126 Baxter Street · New York, NY 10013 · USA
Opening Saturday, 20 April 2019, 17.00-19.00
Since 1989 Chilikov has been working on a travel series about cities in the Soviet Union. His series, entitled ‘Photo Provocations’, ‘The Countryside Glam’, ‘The Beach’, ‘The Gambling’, ‘The Philosophy of a Journey’ and others, depict the hidden eroticism of people of the countryside that appears even more vital when it contrasts with depressing surroundings.
Peter Martensstraat 121
1087 NA Amsterdam
“Stories from the North aims to tell stories from a region we don’t hear much about, a region that is often underlooked, both here and in Ghana. Obvious issues are not prevalent in Northern Ghana, at least not in a way that is relevant to international media. That is precisely why this project opts for this region: to share the richness, diversity and energy of this area with everyone, through stories from the North. These stories are all connected to the SDG’s gender, migration and climate change, and told through the lens of five Ghanaian photographers: Evans Ahorsu, Mabel Senaa Bonsuuri, Geoffrey Buta, Nyamekye Joey and Qujo Buta.”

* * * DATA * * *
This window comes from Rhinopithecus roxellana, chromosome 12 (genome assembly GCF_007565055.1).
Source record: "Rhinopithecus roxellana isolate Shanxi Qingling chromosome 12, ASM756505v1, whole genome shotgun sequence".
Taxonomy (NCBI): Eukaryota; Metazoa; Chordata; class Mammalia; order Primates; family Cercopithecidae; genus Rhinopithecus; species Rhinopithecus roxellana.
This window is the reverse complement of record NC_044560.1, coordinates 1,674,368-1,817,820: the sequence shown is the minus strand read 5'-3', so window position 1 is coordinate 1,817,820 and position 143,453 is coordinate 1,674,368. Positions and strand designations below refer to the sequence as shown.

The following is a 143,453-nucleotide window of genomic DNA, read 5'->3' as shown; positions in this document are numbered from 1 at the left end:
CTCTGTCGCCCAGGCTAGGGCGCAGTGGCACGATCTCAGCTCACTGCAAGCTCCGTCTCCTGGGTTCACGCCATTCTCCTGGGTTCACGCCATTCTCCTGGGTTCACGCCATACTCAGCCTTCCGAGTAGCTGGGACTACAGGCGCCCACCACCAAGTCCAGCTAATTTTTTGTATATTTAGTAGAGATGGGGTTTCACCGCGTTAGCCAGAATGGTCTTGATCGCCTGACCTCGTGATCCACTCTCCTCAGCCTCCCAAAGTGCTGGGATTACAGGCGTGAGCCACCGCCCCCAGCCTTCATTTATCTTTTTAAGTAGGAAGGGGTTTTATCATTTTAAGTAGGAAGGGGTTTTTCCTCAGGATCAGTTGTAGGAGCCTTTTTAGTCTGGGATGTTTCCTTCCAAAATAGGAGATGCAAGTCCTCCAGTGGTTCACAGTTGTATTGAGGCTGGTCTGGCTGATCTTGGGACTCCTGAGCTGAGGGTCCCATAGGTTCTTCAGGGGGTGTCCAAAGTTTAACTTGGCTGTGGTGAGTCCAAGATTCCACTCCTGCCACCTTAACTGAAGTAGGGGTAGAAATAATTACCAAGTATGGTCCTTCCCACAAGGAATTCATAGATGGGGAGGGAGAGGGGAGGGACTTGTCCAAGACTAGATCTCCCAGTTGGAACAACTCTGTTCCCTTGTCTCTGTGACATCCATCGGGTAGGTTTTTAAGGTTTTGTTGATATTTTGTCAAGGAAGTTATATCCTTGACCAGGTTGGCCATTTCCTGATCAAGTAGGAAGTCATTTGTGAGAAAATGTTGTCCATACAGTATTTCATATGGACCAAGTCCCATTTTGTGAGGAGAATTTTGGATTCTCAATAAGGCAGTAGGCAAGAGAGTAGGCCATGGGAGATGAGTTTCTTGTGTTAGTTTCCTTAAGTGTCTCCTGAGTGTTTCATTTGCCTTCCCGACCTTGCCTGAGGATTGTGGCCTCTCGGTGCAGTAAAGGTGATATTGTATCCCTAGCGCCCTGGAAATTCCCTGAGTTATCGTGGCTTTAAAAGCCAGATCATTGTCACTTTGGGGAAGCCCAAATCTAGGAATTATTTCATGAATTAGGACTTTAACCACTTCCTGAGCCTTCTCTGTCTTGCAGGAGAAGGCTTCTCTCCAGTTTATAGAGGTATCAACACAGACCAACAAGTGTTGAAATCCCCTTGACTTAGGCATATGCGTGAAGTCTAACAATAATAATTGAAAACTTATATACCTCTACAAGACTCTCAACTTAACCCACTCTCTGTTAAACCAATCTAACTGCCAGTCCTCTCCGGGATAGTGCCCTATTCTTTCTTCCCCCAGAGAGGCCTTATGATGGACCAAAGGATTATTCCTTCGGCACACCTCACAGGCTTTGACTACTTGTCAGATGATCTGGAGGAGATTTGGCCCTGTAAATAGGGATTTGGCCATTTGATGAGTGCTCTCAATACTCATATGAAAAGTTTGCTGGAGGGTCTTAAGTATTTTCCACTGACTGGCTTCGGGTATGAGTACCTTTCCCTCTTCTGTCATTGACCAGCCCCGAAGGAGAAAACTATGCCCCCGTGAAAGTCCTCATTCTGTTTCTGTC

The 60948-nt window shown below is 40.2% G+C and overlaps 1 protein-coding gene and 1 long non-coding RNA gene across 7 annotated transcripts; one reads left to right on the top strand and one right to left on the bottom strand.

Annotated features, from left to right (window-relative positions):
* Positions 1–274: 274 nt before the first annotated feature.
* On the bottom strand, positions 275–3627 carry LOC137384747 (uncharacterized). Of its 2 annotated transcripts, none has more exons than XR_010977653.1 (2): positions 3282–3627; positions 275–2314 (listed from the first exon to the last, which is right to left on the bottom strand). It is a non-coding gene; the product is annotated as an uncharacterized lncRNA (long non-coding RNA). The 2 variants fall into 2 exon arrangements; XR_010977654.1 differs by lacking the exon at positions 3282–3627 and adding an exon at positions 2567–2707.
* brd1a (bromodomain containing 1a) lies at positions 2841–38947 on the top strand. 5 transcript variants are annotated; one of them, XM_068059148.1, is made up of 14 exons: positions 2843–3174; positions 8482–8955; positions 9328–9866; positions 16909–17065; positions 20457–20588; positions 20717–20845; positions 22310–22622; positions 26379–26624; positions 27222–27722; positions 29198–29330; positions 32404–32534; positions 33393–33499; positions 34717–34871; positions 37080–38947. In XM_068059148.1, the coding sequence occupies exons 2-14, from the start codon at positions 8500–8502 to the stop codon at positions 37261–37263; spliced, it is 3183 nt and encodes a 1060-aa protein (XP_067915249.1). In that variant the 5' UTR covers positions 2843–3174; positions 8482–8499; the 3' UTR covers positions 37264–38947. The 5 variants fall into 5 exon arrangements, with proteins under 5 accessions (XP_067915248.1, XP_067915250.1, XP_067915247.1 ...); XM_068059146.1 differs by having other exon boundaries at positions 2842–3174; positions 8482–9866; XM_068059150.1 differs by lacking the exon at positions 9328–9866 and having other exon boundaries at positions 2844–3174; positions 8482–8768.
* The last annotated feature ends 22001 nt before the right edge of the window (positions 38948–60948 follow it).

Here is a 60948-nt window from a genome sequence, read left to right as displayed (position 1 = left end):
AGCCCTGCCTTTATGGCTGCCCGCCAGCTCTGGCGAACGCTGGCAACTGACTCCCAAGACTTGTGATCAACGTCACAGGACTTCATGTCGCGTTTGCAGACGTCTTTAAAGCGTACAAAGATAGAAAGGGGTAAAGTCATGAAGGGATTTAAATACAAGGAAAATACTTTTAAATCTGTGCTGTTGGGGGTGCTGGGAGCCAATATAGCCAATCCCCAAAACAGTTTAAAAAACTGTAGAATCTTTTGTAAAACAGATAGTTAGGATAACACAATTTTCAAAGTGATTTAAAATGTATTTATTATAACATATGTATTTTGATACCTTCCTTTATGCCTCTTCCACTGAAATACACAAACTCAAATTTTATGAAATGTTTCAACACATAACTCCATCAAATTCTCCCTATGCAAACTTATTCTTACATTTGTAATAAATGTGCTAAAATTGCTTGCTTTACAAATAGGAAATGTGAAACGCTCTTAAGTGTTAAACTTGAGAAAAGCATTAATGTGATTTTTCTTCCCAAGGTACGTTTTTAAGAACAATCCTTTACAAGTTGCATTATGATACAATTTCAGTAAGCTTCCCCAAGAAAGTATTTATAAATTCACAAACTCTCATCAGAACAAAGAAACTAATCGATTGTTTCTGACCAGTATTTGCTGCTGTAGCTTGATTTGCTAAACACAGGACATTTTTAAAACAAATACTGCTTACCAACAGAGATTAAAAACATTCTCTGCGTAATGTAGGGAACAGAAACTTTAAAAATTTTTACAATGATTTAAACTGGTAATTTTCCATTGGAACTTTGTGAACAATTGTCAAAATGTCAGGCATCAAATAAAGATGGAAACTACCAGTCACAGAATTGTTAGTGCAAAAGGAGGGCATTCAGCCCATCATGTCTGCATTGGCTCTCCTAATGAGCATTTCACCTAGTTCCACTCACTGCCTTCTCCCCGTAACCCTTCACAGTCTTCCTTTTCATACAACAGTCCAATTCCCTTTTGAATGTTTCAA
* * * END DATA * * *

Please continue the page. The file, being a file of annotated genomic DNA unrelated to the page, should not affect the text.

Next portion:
Noorderlicht | House of Photography at iMPACT DOC Amsterdam.
1015 CZ Amsterdam | NL
The coffee-table quality book Striking Balance by Dinesh Boaz contains striking, saturated, color images of our world as seen from above. Boaz creates these aerial images in beautiful places around the globe: Hawaii, California, Arizona, Utah, Greece, Sri Lanka, New York City, and Florida.
Photographs from Striking Balance have been featured in Conde Nast online, and shown in scenes of a glam NYC apartment make-over in Martha Stewart online. The visual impact of Boaz’s photos lend themselves easily to decorating with large colorful photographs that add vibrant visual punch, or to serve as an escape to imagine oneself hovering above a Hawaiian beach. Boaz’s book introduction catchline of “Manifestations of the power of water, wind and time” even feels epic.